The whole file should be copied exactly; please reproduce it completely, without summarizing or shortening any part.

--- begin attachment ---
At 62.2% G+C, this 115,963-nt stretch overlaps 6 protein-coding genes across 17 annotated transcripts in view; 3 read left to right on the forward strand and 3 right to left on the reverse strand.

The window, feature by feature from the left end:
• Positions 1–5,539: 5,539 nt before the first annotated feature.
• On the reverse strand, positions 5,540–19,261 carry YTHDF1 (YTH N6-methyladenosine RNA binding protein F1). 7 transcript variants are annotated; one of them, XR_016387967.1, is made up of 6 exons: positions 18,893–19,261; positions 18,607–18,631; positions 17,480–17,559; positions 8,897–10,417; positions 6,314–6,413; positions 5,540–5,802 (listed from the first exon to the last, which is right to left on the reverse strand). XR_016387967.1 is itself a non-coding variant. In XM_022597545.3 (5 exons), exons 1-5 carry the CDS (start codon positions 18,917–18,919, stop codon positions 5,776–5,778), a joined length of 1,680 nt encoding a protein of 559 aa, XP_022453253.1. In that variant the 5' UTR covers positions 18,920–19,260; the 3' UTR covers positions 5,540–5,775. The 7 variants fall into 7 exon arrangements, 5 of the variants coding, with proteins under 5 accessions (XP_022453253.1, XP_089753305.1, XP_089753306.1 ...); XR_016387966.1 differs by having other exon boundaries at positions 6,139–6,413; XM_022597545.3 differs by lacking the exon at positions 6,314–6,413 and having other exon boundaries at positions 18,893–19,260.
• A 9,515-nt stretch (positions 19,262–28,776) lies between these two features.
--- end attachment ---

At 62.2% G+C, this 115,963-nt stretch overlaps 6 protein-coding genes across 17 annotated transcripts in view; 3 read left to right on the forward strand and 3 right to left on the reverse strand.

The window, feature by feature from the left end:
• Positions 1–5,539: 5,539 nt before the first annotated feature.
• On the reverse strand, positions 5,540–19,261 carry YTHDF1 (YTH N6-methyladenosine RNA binding protein F1). 7 transcript variants are annotated; one of them, XR_016387967.1, is made up of 6 exons: positions 18,893–19,261; positions 18,607–18,631; positions 17,480–17,559; positions 8,897–10,417; positions 6,314–6,413; positions 5,540–5,802 (listed from the first exon to the last, which is right to left on the reverse strand). XR_016387967.1 is itself a non-coding variant. In XM_022597545.3 (5 exons), exons 1-5 carry the CDS (start codon positions 18,917–18,919, stop codon positions 5,776–5,778), a joined length of 1,680 nt encoding a protein of 559 aa, XP_022453253.1. In that variant the 5' UTR covers positions 18,920–19,260; the 3' UTR covers positions 5,540–5,775. The 7 variants fall into 7 exon arrangements, 5 of the variants coding, with proteins under 5 accessions (XP_022453253.1, XP_089753305.1, XP_089753306.1 ...); XR_016387966.1 differs by having other exon boundaries at positions 6,139–6,413; XM_022597545.3 differs by lacking the exon at positions 6,314–6,413 and having other exon boundaries at positions 18,893–19,260.
• A 9,515-nt stretch (positions 19,262–28,776) lies between these two features.